Monday, 11 May 2015

Watch Faults - Slipping Cannon Pinion.

One in an occasional series on common watch faults.

This is a fairly common fault, particularly after the watch has been disturbed when serviced, usually it comes to light immediately or during the initial test but is can develop after a few months of use.


The watch runs and the second hand moves but the hour and minute hand do not move at all  (a severe and obvious case!) or pinion slips, and the hands stop occasionally or move slowly giving the impression that the movement is loosing time badly, possibly in a random fashion.

What it is:
The Cannon pinion (left) Connecting to the movement
(under) and to the first part of the motion works which
in turn connects to the setting gear, top right.
Click on the image for a larger view.

The minute hand is mounted on the cannon pinion which also drives the under dial motion gear that moves the hour hand.

The cannon pinion is friction mounted on the central shaft of the watch, this has to be firm enough to turn the hands but has to be loose enough that it will slip when the hands are adjusted either by the key or, in a keyless design, when the setting mechanism turns the motion gear.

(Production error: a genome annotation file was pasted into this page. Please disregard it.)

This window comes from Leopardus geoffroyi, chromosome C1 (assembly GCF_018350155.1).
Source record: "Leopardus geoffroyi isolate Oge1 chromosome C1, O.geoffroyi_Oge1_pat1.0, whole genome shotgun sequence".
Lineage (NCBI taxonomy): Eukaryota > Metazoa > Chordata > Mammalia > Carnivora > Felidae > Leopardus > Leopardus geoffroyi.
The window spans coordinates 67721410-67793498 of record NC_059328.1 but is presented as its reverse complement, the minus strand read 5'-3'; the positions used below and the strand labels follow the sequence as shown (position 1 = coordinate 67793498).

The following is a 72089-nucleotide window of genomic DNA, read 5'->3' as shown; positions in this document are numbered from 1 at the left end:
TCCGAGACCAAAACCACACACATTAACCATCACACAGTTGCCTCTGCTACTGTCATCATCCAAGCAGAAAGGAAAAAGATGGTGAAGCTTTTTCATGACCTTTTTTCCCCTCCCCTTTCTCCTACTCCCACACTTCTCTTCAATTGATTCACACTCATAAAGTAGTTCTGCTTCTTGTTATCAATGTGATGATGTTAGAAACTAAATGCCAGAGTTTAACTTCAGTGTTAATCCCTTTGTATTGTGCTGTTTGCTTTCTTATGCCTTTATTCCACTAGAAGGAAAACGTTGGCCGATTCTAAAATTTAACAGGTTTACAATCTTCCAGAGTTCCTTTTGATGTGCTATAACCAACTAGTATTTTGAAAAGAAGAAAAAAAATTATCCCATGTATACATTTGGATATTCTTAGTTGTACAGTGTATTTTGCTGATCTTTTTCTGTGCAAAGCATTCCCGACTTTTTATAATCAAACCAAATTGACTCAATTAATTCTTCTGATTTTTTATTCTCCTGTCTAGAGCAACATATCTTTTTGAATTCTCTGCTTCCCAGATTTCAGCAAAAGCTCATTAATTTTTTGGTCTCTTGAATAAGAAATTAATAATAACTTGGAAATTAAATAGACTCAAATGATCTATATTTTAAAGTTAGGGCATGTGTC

The pinion can start slipping if one or more of the following happens:
  • Oil migrates onto the shaft - this happens occasionally on unrestored watches when people splash oil all over the place or spray it with WD40 to try and get the watch working.
  • The shaft becomes too smooth for the cannon pinion to grip.
  • The pinion becomes worn.
  • Some pinions have a cut out and what is essentially an integral spring to maintain pressure on the shaft, this can get weak or break off altogether.
It is thought that setting the watch by turning the hands backwards can cause a cannon pinion to start slipping so only make small adjustments backwards and do so slowly and only if you know that the particular watch will not be damaged in other ways by turning backwards as many complicated watches such as repeaters can be.

The motion gear complete with the hours gear added, the hour
hand attaches to this and the minutes hand attaches to the
Cannon pinion.

How it is fixed:

Usually 2 or more actions are required in addition to degreasing the parts:
  • The shaft is roughened with a file to provide better grip.
  • The top of the pinion is bent inwards using a concave punch to make it grip.
  • The side of the pinion is nipped in (more) with a special tool (which does not work well on some metals used by English watch makers) or with a hammer and straight edged stake to provide some grip, this is somewhat dangerous as it is easier to over do it and break the pinion or tighten it too much which can result in quite a lot of labour to open it out again.
  • Replacing the pinion if one can be found of the correct size.

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